Originally published in 1924 in two volumes as At the Gateways of the Day and The Bright Island, and reissued with additional stories as Legends of Hawaii (New Haven: Yale University Press, 1937). When the American President Barack Obama visited Ireland in May 2011, the Taoiseach, Enda Kenny, presented him with a copy of the expanded volume. In accepting it, the President, a Hawaiian native, declared, “[It] just confirms that if you need somebody to do some writing, hire an Irishman; see “‘Uncle Enda’ sends some bedtime reading to the Obama children—but how will his gift measure up?” The Daily Edge, May 23, 2011, http://jrnl.ie/141989.
 David Mills, “Preliminary Note: The Language of Medieval Drama,” The Revels History of Drama in English, Volume 1: Medieval Drama, ed. A. C. Cawley, et. al. (New York: Methuen, 1983), 75.
 John Edwin Wells, A Manuel of the Writings in Middle English: 1050-1400 (New Haven: Yale University Press, 1923), 559.
 Charles Burgess, “A Playwright and His Work,” The Journal of Irish Literature 2.1 (1973): 40-62. See also, Padraic Colum, in interview with Zack Bowen, “Ninety Years in Retrospect, Journal of Irish Literature, 14-34.
 Janet Egleson Dunleavy and Gareth W. Dunleavy, Douglas Hyde: A Maker of Modern Ireland (Berkeley, California: University of California Press, 1991), 223. A review of its premiere characterized the play as having, “a simplicity and distinction which give it a value of its own”; see “Dr. Hyde’s Nativity Play,” Freeman’s Journal, January 6, 1911: 8, https://www.irishnewsarchive.com/.
 Dunleavy and Dunleavy, Douglas Hyde, 225. Children had performed the Irish version during the summer in Galway; see “Caltra Feis: An Immense Success,” Connacht Tribune, August 19, 1911: 3, https://www.irishnewsarchive.com/.
 R. F. Foster, W. B. Yeats: A Life. I: The Apprentice Mage, 1865-1914 (New York and Oxford: Oxford University Press, 1997), 454-455.
 Sanford Sternlicht, Padraic Colum (Boston: Twayne Publishers, 1985), 92-93.
 Quoted in Lennox Robertson, Ireland’s Abbey Theatre: A History 1899-1951 (1951; Port Washington, New York: Kennikat Press,1968), 38-39.
 “Talk of the Town,” New Yorker, June 9, 1962: 25.
 Colum’s influence on the representation of Irish English has been critical. His biographer notes, “Never again would stilted stage English appear in realistic drama, purporting to be native speech; see Zack Bowen, Padraic Colum: A Biographical-Critical Introduction (Carbondale, Illinois: Southern Illinois University Press, 1970), 33.
 See Ríona Nic Congáil, “‘Some of you will curse her’: Women’s Writing During the Irish-Language Revival,” Proceedings of the Harvard Celtic Colloquium 29 (2009): 199-222. n.b.: Hyde’s An Naomh ar Iarraidh was staged in February, two years earlier for the pupils of St. Enda’s, the school founded and run by P.H. Pearse.
 Ríona Nic Congáil, “‘Fiction, Amusement, Instruction”: The Irish Fireside Club and the Ideology of the Gaelic League” Eire-Ireland 44.1 & 2 (2009): 91-117; see also Nic Congáil, “Young Ireland and ‘The Nation’: National Children’s Culture in the Late Nineteenth Century,” Eire-Ireland 46.3 & 4 (2011): 37-62.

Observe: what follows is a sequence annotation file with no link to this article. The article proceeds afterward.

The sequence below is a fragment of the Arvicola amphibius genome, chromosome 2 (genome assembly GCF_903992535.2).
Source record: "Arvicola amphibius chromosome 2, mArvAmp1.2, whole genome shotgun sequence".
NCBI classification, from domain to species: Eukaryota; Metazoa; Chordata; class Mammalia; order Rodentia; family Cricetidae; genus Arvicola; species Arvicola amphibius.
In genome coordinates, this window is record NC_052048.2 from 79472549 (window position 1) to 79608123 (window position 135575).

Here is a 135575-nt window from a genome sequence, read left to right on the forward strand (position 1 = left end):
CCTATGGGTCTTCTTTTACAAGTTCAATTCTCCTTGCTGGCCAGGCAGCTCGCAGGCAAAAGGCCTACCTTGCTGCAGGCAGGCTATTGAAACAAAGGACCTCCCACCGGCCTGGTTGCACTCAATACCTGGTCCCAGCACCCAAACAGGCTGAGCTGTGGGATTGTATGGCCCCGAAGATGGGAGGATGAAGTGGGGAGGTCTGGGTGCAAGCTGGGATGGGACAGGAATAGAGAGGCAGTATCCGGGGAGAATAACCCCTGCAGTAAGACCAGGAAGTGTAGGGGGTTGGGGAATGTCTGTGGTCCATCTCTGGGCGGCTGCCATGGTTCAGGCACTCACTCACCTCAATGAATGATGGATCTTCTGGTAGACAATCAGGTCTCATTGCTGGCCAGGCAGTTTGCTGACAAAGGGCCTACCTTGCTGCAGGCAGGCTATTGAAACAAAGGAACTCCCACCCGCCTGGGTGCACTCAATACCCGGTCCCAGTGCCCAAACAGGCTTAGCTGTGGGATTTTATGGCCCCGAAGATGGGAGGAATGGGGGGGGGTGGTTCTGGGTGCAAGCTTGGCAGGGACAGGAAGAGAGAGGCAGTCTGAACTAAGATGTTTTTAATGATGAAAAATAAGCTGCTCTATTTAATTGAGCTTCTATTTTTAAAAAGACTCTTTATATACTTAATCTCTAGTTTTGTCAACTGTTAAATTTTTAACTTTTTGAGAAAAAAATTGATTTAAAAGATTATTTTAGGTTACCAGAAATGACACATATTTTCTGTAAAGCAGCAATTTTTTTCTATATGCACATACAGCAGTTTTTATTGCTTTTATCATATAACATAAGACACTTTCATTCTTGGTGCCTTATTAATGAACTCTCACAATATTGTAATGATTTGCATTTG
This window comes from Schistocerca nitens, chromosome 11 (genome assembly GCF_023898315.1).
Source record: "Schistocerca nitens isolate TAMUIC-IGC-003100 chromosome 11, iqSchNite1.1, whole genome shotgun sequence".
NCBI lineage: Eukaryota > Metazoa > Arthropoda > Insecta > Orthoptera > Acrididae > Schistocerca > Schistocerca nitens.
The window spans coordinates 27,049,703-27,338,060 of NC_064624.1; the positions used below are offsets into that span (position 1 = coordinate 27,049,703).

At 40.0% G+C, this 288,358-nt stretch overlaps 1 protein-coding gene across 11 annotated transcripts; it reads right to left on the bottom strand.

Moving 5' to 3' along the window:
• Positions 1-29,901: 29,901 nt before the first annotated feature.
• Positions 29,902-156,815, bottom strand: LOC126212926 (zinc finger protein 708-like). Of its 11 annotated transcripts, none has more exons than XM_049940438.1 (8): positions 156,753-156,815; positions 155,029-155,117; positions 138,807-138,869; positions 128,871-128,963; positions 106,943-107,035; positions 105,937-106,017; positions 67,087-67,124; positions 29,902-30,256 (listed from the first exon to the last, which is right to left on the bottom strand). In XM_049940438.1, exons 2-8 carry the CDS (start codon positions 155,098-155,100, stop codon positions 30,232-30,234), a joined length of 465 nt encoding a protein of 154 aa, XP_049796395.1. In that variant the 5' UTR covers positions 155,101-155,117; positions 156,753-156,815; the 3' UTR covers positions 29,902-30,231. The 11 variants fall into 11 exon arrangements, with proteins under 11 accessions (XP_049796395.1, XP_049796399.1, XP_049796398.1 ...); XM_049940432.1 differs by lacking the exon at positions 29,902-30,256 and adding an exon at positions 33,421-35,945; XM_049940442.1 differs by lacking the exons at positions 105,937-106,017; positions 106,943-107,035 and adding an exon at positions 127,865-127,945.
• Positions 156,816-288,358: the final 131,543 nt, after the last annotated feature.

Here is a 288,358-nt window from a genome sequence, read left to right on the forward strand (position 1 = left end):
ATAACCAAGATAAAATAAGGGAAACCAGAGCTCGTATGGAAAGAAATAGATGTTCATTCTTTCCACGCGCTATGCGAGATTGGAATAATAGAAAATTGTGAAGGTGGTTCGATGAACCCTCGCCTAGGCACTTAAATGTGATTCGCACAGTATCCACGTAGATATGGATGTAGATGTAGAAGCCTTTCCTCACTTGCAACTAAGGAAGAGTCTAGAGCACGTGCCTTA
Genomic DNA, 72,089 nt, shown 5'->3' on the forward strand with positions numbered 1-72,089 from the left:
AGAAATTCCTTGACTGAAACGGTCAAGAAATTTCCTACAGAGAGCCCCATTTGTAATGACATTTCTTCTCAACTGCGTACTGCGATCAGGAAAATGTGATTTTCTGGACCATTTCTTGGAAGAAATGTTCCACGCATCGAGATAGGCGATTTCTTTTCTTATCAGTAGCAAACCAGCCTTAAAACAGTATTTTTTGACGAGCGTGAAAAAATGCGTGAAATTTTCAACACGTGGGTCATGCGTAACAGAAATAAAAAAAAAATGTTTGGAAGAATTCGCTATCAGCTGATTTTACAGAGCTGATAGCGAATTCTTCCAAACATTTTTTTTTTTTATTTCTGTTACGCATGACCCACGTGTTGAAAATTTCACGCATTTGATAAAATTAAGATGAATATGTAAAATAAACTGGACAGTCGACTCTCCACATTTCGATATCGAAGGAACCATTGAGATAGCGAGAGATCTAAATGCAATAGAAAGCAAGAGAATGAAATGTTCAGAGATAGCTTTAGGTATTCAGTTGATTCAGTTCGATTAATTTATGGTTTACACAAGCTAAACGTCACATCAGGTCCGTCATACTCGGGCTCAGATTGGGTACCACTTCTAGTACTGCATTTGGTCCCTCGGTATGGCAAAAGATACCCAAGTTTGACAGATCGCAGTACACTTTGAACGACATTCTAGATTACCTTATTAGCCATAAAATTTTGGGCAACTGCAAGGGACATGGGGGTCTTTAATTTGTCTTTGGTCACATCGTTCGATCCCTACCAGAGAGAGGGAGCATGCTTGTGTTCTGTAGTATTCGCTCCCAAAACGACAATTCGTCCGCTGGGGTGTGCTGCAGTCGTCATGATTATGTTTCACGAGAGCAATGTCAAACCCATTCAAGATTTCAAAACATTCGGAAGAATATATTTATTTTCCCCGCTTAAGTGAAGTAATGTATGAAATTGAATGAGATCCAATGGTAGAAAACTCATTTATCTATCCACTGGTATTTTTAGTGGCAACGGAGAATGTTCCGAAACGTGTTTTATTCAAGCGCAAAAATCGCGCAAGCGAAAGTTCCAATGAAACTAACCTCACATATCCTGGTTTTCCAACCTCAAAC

Zack Bowen, “Padraic Colum,” Dictionary of Irish Literature, ed. Robert Hogan, et. al. (Westport, Connecticut: Greenwood Press, 1979), 165-168. See also Alan Denson, “Padraic Colum: An Appreciation with a Check-List of his Publications,” The Dublin Magazine 6.1 (1967): 54.
 Aedín Clements, “Padraic Colum, the Horn Book, and the Irish in American Children’s Literature in the Early Twentieth Century,” Young Irelands: Studies in Children’s Literature, ed. Mary Shine Thompson (Dublin, Ireland/Portland, Oregon: Four Courts Press, 2011), 154-163. The author also cites Colum’s numerous young literature accolades, among them Newbery honors. See also Eileán Ní Chuilleanáin, “Folklore and Writing for Children in Twentieth-Century Ireland: Padraic Colum, Patricia Lynch and Ellis Dillon,” Folklore and Modern Irish Writing, ed. Anne Markey and Anne O’Connor (Dublin: Irish Academic Press, 2014), 113-129.
 The Padraic Colum Collection consists of the author’s papers covering the years 1901-1963, mainly correspondence and numerous notebooks containing essays, speeches, sketches, and drafts of his later works, published and unpublished.
 See Denson, “Padraic Colum: An Appreciation: 50-64, as well as Denson, “Padraic Colum: Additions to a Check-List of his Publications,” The Dublin Magazine 6.2 (1967): 83-85. See also Ann Murphy, “Appreciation: Pádraic Colum (1881-1972), National Poet,” Erie-Ireland 17.4 (1982): 128-147.
 Sanford Sternlicht, “Introduction,” Selected Plays of Padraic Colum, ed. Sanford Sternlicht (Syracuse, New York: Syracuse University Press, 1986), xviii-xix.
 n.b. When a lined out form has been replaced by another entered between manuscript lines or in its margin, the replacement form in marked here by carets, namely, ^ ^.
 “Gosson” (Irish), meaning “boy, young lad.”
 “Carricknabauna” became the title of a dramatic performance that the playwright directed in New York’s Greenwich Village over half-a-century later, in March 1967. It consisted of some forty poems culled from his own scrapbook. The title literally translates as “the permanent village,” which aptly conveys the theme of the later production, an old man’s memorializing of his homeland, as well as the one of 1911, a shepherd wishing to see a better place than he here laments.
 “Furze bush”: a thorny, invasive evergreen with small, yellowish flowers.
 Roughly, “I commend Pontius Pilate into your hands.” (Underlined in manuscript.) Originally the two Latin lines followed “done” in the third line. Colum lined them out and re-inscribed them here at the end of MAC’s spell.
Apparently an effort at a phonetic rendering of vernacular “waking” with lowered vowel, as “wekin’.”
 Roughly, “Rise from the dead! Judas is lord of the flesh.” (Underlined in manuscript.)
 A location, given in the medieval original.
 “Agradh” (Irish): a term of endearment meaning “dear one, heart.”
 Three characters named in the fifteenth-century original; they also appear elsewhere in the Wakefield cycle.